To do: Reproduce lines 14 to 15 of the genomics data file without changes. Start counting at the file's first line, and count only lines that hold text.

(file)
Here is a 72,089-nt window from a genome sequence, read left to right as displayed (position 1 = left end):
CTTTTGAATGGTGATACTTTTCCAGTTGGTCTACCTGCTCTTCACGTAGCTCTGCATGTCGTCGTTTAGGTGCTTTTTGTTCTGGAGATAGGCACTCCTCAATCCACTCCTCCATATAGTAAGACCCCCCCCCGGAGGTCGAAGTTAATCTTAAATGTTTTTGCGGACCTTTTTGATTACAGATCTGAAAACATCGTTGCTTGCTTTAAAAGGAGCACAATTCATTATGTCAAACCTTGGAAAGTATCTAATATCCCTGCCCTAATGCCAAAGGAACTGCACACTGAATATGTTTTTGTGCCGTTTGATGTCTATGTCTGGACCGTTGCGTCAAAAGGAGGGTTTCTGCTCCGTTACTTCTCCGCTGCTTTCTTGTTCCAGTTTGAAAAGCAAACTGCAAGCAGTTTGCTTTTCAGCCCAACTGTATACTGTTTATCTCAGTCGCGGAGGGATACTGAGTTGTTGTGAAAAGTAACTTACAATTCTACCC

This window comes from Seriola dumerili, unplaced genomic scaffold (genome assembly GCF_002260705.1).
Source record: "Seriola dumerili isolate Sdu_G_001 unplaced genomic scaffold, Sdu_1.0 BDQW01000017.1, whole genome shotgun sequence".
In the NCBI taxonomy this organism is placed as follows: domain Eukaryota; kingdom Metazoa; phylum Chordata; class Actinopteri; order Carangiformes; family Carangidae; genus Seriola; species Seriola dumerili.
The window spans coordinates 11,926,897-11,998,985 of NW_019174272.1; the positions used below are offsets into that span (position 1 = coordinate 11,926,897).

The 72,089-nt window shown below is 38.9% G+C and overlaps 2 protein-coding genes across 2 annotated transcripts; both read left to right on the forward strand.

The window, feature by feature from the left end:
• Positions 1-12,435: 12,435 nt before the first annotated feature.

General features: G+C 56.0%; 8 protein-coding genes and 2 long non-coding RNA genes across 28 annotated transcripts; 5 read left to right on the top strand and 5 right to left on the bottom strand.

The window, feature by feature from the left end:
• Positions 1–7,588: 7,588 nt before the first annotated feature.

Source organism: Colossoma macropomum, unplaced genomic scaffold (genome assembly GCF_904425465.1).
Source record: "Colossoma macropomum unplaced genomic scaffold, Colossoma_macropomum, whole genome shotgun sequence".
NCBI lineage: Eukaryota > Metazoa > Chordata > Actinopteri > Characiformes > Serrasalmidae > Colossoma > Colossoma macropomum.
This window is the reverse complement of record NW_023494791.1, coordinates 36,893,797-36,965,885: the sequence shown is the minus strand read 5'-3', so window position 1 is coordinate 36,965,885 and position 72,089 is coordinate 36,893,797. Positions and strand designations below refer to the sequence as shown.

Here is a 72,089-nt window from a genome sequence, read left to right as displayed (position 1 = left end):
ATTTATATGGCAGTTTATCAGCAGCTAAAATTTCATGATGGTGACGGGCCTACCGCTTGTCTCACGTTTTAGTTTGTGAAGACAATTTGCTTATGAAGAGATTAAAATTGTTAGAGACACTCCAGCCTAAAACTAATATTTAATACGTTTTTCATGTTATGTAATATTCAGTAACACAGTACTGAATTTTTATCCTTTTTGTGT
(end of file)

Source record: "Colossoma macropomum unplaced genomic scaffold, Colossoma_macropomum, whole genome shotgun sequence".
NCBI lineage: Eukaryota > Metazoa > Chordata > Actinopteri > Characiformes > Serrasalmidae > Colossoma > Colossoma macropomum.